Relative Minima and Maxima
Graphs are an integral part of calculus. They help us in analyzing the functions behavior and limits and lots of other things. We know graphs of some standard functions, but sometimes there are functions that are made up of a combination of these functions, and it is hard to predict their behavior. So we use derivatives and other things to locate their minima and maxima and then plot their graphs. Let’s see how to do that in detail.
Maxima and Minima
Maximum and Minima are called critical points of the function. A maximum is a high point and a minimum is a low point. In a function, more than one maximum and minima points can exist. The points at which function attains the highest and lowest values are called global maximum and global minimum points.
How do we find these points?
In any smoothly changing function, the points where the function flattens out, give us either minima or maxima. Now, this statement gives rise to two questions.
- How to recognize the points at which function flattens out?
- Suppose we got a point at which function flattens i.e a critical point. How to tell whether it’s a minimum or a maximum?
To answer the first question let’s look at the slope of the function. The points where the function flattens out have zero slopes. We know that the derivative is nothing but the slope of the function at a particular point. So, we try to find the points where the derivative is zero.
f'(x) = 0
The solution to this equation gives us the position of the critical points. We still don’t know whether they are maxima or minima.
Recognizing Maxima and Minima
As shown in the figure below, it can be seen that if the sign of the derivative is positive before the critical point and negative after the critical point, it is a maximum. Similarly, if it is negative before the critical point and positive after the critical point. It is a minimum. Maxima and minima can also be recognized by the second derivative test.
Notice the figure carefully, and see that the slope of the curve is continuously decreasing, and then it becomes zero and goes further towards a negative value.
Second Derivative Test:
When a function’s slope is zero at x, then the second derivative f” at that point is:
- f” < 0, if it is a maxima.
- f” > 0, if it is a minima.
Note: If the second derivative is zero at the critical points, then the test fails.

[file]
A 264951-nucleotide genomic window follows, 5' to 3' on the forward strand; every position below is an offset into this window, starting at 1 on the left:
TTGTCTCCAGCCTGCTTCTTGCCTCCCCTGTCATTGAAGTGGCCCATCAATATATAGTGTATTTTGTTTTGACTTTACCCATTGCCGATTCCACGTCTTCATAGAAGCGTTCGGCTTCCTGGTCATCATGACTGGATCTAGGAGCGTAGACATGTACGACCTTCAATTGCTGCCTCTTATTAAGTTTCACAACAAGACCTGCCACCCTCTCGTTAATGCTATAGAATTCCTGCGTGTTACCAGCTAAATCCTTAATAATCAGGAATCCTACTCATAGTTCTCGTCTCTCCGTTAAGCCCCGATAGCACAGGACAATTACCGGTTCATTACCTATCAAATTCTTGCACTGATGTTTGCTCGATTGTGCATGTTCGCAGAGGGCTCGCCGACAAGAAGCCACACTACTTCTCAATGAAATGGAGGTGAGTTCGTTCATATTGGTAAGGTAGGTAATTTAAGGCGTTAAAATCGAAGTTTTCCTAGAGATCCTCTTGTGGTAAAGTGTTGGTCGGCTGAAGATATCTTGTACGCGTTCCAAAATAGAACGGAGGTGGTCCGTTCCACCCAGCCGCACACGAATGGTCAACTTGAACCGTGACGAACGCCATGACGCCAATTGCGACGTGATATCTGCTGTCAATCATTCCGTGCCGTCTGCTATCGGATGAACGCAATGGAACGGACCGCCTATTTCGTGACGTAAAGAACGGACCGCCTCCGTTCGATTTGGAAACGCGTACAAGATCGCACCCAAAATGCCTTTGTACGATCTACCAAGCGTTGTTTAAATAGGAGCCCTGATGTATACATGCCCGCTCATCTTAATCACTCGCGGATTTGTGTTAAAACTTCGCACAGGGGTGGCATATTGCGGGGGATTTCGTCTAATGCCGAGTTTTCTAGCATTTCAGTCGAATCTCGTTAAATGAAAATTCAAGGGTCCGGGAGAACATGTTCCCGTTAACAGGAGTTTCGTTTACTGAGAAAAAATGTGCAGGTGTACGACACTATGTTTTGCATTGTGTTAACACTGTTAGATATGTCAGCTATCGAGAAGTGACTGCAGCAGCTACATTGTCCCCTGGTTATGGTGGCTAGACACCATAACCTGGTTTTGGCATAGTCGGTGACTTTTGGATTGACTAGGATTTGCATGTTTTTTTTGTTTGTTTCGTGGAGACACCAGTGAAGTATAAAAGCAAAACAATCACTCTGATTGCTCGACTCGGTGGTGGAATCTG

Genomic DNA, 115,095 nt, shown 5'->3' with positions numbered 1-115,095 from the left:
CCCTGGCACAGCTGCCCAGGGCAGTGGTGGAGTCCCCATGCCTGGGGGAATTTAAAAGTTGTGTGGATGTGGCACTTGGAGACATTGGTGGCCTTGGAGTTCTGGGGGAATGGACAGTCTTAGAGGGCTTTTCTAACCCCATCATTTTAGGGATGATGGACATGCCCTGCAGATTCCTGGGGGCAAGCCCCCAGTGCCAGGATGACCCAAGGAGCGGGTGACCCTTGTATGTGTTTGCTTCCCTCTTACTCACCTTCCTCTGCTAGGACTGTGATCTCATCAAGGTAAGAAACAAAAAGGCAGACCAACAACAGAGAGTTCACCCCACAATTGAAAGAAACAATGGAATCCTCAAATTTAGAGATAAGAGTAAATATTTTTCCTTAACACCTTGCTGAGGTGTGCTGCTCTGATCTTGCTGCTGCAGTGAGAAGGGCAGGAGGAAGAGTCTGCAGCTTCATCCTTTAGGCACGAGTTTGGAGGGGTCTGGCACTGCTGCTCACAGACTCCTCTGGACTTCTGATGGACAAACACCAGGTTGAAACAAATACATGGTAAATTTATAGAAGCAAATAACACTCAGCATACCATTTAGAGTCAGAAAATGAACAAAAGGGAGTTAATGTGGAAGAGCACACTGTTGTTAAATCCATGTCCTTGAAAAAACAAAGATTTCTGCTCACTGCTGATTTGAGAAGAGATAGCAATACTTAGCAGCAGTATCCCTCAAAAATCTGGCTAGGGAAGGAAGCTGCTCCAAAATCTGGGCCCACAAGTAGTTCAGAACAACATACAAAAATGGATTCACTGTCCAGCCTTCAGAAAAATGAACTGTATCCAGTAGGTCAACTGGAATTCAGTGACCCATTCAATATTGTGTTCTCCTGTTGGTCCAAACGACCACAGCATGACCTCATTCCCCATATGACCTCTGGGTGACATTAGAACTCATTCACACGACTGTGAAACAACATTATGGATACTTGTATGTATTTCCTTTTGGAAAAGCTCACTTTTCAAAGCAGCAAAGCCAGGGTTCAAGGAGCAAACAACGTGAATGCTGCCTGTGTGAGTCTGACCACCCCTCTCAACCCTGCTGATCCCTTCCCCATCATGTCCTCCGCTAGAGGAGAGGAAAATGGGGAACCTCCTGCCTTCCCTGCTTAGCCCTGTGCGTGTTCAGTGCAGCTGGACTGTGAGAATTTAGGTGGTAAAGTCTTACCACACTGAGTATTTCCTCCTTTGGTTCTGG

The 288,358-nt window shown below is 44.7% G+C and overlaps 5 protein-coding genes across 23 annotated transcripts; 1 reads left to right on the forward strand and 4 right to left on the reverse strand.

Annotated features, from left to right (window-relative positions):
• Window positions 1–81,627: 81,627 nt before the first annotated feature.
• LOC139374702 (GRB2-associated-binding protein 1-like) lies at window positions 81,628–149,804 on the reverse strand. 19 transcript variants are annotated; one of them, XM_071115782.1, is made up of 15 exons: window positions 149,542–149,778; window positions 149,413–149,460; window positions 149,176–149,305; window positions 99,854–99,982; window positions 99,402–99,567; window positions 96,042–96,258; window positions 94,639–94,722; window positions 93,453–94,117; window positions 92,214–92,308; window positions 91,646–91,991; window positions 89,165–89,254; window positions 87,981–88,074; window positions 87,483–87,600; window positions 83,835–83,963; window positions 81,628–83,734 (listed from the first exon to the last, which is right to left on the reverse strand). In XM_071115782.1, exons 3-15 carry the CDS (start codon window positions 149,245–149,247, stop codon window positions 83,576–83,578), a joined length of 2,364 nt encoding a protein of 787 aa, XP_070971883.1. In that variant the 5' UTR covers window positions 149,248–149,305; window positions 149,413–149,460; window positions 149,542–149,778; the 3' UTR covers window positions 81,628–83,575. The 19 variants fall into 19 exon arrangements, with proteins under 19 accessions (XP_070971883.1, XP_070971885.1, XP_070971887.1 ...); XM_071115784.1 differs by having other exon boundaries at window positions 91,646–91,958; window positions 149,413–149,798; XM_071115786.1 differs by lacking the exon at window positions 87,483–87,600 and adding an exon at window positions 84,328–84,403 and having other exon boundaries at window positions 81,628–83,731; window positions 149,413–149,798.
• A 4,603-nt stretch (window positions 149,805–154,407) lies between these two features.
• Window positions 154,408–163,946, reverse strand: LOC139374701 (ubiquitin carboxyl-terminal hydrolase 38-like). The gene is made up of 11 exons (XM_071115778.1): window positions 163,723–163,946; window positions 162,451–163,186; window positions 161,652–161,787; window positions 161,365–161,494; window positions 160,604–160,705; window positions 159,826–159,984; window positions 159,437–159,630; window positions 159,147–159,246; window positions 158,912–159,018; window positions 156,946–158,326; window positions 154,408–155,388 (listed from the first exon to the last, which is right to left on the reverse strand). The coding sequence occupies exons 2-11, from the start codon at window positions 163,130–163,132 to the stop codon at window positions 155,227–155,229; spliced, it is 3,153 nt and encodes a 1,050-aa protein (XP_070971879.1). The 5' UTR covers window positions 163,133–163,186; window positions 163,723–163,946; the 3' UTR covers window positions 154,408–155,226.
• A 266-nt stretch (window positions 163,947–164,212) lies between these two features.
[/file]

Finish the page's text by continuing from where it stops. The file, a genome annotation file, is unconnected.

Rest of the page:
Analyzing a Function with its Derivative
Once, we have information about the minima and maxima of the function, we can start plotting a graph of that function. Let’s say we have a function f(x),
f(x) = x2 – 4
Step 1: Asymptomatic Values
Let’s see the asymptomatic values of the given function, that is the values this function takes at large positive and negative input. The function becomes infinite at large values of input.
Step 2: Find out the critical points
Putting f'(x) = 0 gives us the position of the critical points for the function. For the given function,
f'(x) = 0
⇒2x = 0
⇒ x = 0.
Thus, x = 0 is a critical point for this function. Now we need to find out whether it is a minimum or a maximum.
Step 3: Second Derivative Test
We use the second derivative test mentioned above to find out whether the given critical point is minima or maxima. In the above case,
f”(x) = 2
Notice that, f”(x) > 0. Thus, it must be a minimum.
Step 4: Value at critical points and roots.
Find the value of the function at critical points and find the roots if they exist. The value of the function at x = 0 also should be calculated. These things give us a fair idea about the shape of the graph.
f(0) = -4.
Let’s see some examples on these concepts.
Question 1: Find all the critical points of the following function,
f(x) = x3 – 6x2 +11x – 6
f(x) = x3 -6x2 +11x – 6
f'(x) = 3x2 -12x +11 = 0
⇒ 3x2 -12x +11 = 0
Using Shree Dharacharya Formula,
Question 2: Plot the graph for f(x) = x + 4.
Notice that as we increase the values of x on both positive and negative sides, the value of the function goes to positive and negative infinity.
Value of this function at x = 0.
f(0) = 4.
Now let’s look for the critical points.
f'(x) = 1.
There are no critical points, so there are no maxima or minima. Since the derivative is positive and constant, this function is strictly increasing at a constant rate. The constant derivative signifies that the function must be a line which cuts the y-axis at y = 4.
At last let’s look at the point at which the line cuts the x-axis. Putting f(x) =0
0 = x + 4
⇒x = -4
Now we got two points (-4,0) and (0,4). So, the curve will look like.
Question 3: Given the function, f(x) = x2 – 4x + 4. Plot its graph.
We will repeat the same steps for every function.
At x =0. f(x) = 4
Putting f(x) = 0 to find out where the curve intersects the x-axis.
x2 -4x + 4 = 0
⇒ x2 -2x -2x + 4 = 0
⇒ x(x – 2) -2(x – 2) = 0
⇒(x – 2)(x – 2) = 0
x = 2 is the point where the curve the x-axis.
We have both the points now,
f'(x) = 2x – 4 = 0
⇒x = 2
f”(x) = 2 > 0 thus x = 2 is a minima.
So, the graph of the function will look like,
Question 4: Given the function, f(x) =x2 -7x + 12. Plot its graph.
at x = 0 , f(x) = 12.
Putting f(x) = 0,
x2 -7x + 12 =0
⇒ x2 -4x -3x + 12 = 0
⇒x(x – 4) -3(x – 4) = 0
⇒ (x -3) (x -4) = 0
Thus, x = 3 and x = 4 are the roots of this function.
Now let’s find out the critical points and their values.
f'(x) = 2x – 7 = 0d
⇒ x =
f”(x) = 2 > 0 Thus, the critical point is minima.
So, the graph of this function will look like.
Question 5: Given the function, f(x) =ex + e-x . Plot its graph.
The given function contains exponential.
At x = 0, f(0) = 2.
At x = ∞ or x = -∞, f(x) = ∞.
Finding out the critical points,
f'(x) = ex – e-x = 0
⇒ ex = e-x
Taking log both sides,
⇒ x = -x
⇒x = 0
Thus, x = 0 is a critical point.
f”(x) = ex + e-x > 0
Thus, x = 0 is a minimum.
f(0) = 2.